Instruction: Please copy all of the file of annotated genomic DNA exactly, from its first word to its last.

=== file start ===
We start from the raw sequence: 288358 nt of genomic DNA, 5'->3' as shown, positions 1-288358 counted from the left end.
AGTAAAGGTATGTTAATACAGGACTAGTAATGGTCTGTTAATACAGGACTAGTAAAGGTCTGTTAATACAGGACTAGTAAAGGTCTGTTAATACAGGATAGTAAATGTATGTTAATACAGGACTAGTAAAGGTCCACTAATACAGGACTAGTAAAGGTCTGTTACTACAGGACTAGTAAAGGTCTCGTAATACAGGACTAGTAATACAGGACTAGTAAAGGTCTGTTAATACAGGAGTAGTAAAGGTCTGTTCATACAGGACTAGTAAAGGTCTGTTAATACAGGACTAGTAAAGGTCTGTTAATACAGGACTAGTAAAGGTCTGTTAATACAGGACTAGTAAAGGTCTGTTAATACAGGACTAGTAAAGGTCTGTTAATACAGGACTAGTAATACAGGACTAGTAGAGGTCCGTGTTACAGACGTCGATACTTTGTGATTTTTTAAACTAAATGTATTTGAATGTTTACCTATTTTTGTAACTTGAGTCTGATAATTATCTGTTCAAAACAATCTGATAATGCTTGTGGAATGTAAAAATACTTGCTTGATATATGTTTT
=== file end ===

We start from the raw sequence: 288358 nt of genomic DNA, 5'->3' as shown, positions 1-288358 counted from the left end.
AGTAAAGGTATGTTAATACAGGACTAGTAATGGTCTGTTAATACAGGACTAGTAAAGGTCTGTTAATACAGGACTAGTAAAGGTCTGTTAATACAGGATAGTAAATGTATGTTAATACAGGACTAGTAAAGGTCCACTAATACAGGACTAGTAAAGGTCTGTTACTACAGGACTAGTAAAGGTCTCGTAATACAGGACTAGTAATACAGGACTAGTAAAGGTCTGTTAATACAGGAGTAGTAAAGGTCTGTTCATACAGGACTAGTAAAGGTCTGTTAATACAGGACTAGTAAAGGTCTGTTAATACAGGACTAGTAAAGGTCTGTTAATACAGGACTAGTAAAGGTCTGTTAATACAGGACTAGTAAAGGTCTGTTAATACAGGACTAGTAATACAGGACTAGTAGAGGTCCGTGTTACAGACGTCGATACTTTGTGATTTTTTAAACTAAATGTATTTGAATGTTTACCTATTTTTGTAACTTGAGTCTGATAATTATCTGTTCAAAACAATCTGATAATGCTTGTGGAATGTAAAAATACTTGCTTGATATATGTTTT